Dedication – Pride Of VW Ownership
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Dedication – Pride Of VW Ownership

May 20, 2016
7 minutes read

Charles Overton, of Tallapoosa, Ga., didn’t start out as a VW guy. He was a Chevy guy, until one fateful day he drove his cousin’s 1966 Beetle to a convenience store and fell in love with the car. He promptly traded his cousin his 1968 Super Sport Chevelle for the car and has been a VW fanatic ever since.

In 1988, Overton heard about an Oval in Powder Springs, Ga., which Chris Norris owned. Overton dreamed of a ’56 Oval he could call his own, so he went and took a look. What he found would have stopped most VW people cold. No front or rear aprons, shot heater channels and rusted pan halves. That didn’t deter Overton; he towed the car home in the pouring rain, after having to use a four-wheel drive truck to get the car out of the field it was in. Upon getting it home, Overton realized that this was a project car, which was going to take a long time to complete. What you see in the pages of VW Trends is only part of the car he dragged out of that field; he located and purchased another body to make one good car out of two.

That was in 1988, when new heater channels were not available, so then the cars sat for about two and a half years, with no work done to them. Overton got sidetracked with dune buggies, a drag car and building a new home and shop. After a few years of on-and-off work to the car, he got re-energized in January 1996 and this car rolled out of the Overton garage for the first time one year later.

The rebuilding process began with the pan–a 1962 unit–which Overton fitted new floor pans onto. Larry’s Off Road Center, of Dayton, Ohio, provided the front beam adjusters, which lowered the car four inches. The pan was treated to a coat of black paint after a coating of POR-15. Stainless steel brake lines, urethane mounts for the trans and a SAW Performance camber compensator for the rear. Bilstein gas shocks smooth out the bumps, while the 145 front tires and the 215/75-15 rear tires surround a set of Flat-4 BRM replica wheels. The rear wheels are bolted to a set of modified Type III drums, which are attached to a swingaxle trans, sporting a 3.80 first gear, a 2.06 second gear, a 1.26 third, and a 0.089 fourth, perfect for cruising the Southeast highways and byways.

Now that the pan was completed, Overton turned his attention to the motivation for this outrageous Oval. Starting with a brand new AS41 Mexican case, Overton had Sundance Bug and Buggy, of Plant City, Fla., open up the case for the 92mm slugs and jugs and machine the case for full-flow oiling. A stock 69mm stroke crank, counterweighted and eight-dowelled by Demello Machine Service, coupled with the aforementioned 92mm Cima/Mahle forged pistons, set the displacement at 1835cc. Coupling all this together is a set of balanced stock rods and a 12.5-lb. flywheel.

Oiling chores are handled by a Melling high-volume pump. The 40×35.5 stainless steel intake and exhaust valves, residing in the 041 heads with Autocraft solid rocker shafts and 1.25 rockers are tickled by a BUGPACK 4063 cam, sporting 0.430 inches of lift and 296 degrees of duration. For safety, a 1.5-quart deep sump was added to the longblock. A set of Dellorto 40 DRLA carbs moves fuel to the combustion chambers, courtesy of C.B. Performance linkage, and the mixture is fired by a Pertronix-stuffed 009 distributor. A black powdercoated BUGPACK hideout exhaust with chrome tips adorn the rear apron area. After making one good body out of two rusty-beyond-hope Ovals, new fenders and front and rear clips were added. When all the pounding and sanding was done, Overton (Overton’s Paint and Body, Tallapoosa, Ga.) whipped out his spray gun and applied the 1996 BMW Turquoise Dupont base coat and clear coat. Farmac Plating Inc. re-chromed the original door handles and a set of original fluted headlight lenses complement the front fenders. Euro bumpers from Rocky Mountain Motorworks, in Woodland Park, Colo., provide the front and rear of the car with the necessary safety requirements.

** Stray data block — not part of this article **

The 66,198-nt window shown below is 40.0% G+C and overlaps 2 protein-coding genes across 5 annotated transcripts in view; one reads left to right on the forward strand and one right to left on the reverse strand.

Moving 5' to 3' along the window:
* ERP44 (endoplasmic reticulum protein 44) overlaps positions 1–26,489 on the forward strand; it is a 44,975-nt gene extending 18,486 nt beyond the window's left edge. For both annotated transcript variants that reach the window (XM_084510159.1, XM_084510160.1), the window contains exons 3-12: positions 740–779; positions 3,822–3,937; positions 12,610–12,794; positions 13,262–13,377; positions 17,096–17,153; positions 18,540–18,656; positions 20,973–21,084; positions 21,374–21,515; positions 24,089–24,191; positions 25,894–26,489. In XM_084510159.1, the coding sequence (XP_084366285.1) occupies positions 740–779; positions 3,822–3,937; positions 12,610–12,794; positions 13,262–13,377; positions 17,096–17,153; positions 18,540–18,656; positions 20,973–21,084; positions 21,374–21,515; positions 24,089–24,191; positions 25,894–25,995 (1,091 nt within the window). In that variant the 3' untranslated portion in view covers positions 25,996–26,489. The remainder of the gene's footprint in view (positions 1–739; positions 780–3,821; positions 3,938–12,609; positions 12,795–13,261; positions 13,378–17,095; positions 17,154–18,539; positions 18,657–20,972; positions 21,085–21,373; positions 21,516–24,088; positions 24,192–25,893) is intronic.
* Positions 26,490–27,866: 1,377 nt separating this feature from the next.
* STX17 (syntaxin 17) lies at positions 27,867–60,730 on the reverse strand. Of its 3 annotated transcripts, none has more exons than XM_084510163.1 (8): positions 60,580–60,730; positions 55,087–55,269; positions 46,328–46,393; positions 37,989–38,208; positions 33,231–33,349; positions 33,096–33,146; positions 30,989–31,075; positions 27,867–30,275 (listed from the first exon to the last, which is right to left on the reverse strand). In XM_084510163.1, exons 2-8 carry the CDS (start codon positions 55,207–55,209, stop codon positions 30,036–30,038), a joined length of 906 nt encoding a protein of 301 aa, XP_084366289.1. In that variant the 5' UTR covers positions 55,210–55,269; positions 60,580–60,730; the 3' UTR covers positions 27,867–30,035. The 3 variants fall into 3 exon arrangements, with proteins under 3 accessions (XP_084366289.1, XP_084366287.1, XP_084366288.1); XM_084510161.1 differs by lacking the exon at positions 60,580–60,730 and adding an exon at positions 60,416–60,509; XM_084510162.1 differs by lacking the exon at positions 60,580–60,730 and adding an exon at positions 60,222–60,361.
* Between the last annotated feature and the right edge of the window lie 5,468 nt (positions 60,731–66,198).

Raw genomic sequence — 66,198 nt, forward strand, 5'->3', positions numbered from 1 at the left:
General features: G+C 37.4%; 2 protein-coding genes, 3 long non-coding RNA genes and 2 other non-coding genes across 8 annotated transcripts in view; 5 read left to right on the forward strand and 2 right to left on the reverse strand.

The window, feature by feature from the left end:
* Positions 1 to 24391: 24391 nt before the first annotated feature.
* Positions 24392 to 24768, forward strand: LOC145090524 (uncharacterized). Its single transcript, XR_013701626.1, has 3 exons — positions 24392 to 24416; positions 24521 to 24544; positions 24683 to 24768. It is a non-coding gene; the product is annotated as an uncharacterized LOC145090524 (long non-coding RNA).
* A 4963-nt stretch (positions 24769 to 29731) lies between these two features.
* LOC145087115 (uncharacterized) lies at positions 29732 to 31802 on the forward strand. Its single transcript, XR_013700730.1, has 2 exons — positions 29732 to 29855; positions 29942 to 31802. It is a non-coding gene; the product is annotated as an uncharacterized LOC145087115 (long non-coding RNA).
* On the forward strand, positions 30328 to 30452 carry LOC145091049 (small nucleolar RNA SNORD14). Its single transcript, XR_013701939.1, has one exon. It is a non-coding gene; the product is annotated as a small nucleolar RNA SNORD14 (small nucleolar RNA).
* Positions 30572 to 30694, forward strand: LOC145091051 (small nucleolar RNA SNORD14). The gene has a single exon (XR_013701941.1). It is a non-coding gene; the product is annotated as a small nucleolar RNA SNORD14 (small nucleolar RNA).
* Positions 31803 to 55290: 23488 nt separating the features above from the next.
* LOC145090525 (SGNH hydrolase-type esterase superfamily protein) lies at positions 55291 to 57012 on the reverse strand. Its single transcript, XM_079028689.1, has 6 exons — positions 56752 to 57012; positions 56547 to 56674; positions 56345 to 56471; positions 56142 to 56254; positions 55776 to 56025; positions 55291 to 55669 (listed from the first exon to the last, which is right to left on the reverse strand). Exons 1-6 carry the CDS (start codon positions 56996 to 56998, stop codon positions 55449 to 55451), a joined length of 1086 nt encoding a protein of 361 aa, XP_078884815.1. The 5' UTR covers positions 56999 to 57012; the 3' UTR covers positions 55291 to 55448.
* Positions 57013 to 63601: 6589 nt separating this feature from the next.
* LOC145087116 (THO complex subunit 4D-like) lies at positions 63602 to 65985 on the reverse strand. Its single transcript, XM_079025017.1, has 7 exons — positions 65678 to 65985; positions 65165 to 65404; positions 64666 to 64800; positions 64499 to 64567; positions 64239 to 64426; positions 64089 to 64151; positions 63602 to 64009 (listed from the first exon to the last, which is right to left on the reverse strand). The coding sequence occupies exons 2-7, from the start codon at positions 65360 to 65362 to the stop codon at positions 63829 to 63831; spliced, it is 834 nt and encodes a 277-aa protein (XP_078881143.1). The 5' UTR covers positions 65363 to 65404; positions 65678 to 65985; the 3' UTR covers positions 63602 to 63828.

The interior is a mixture, with the carpets coming from H&N Trim Shop, in Bremen, Ga., and the headliner, seat covers and door panels coming from TMI, and purchased at California Pacific/J-Bugs, in Oceanside, Calif. Sundace Bug & Buggy was once again called upon to furnish some tan seatbelts. The tan interior really complements the Turquoise exterior, with a subtle, yet noticeable, flair.

After car was finished, Overton wanted to try his hand at a few shows. To date, despite driving this Oval an average of 5,000 miles a year, he has managed to enter 27 car shows in the last three years and has come away with three top 25 awards, two third-place awards, eight second place awards, 10 first-place awards and two Best of Shows. Overton is an active member of the South Eastern VW Club and would like to thank all those who helped make his project car a Bug Jam-winning reality. The list includes his friend, Marty Patterson, his wife Renee, his son Jake, and daughter Chassie. Overton would also like to thank is his father, Jake, who lived to see the car completed.

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